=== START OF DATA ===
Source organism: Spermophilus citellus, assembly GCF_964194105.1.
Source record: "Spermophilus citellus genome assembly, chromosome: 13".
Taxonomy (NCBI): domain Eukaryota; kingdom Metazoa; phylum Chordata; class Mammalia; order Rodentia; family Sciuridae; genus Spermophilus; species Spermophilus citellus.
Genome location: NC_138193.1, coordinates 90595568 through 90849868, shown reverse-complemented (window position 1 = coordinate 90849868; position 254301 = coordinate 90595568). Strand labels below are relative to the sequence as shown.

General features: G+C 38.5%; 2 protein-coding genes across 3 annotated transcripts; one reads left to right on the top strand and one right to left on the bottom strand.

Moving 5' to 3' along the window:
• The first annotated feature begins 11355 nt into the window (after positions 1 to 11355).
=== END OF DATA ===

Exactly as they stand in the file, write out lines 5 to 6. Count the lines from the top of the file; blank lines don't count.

General features: G+C 38.5%; 2 protein-coding genes across 3 annotated transcripts; one reads left to right on the top strand and one right to left on the bottom strand.

Moving 5' to 3' along the window: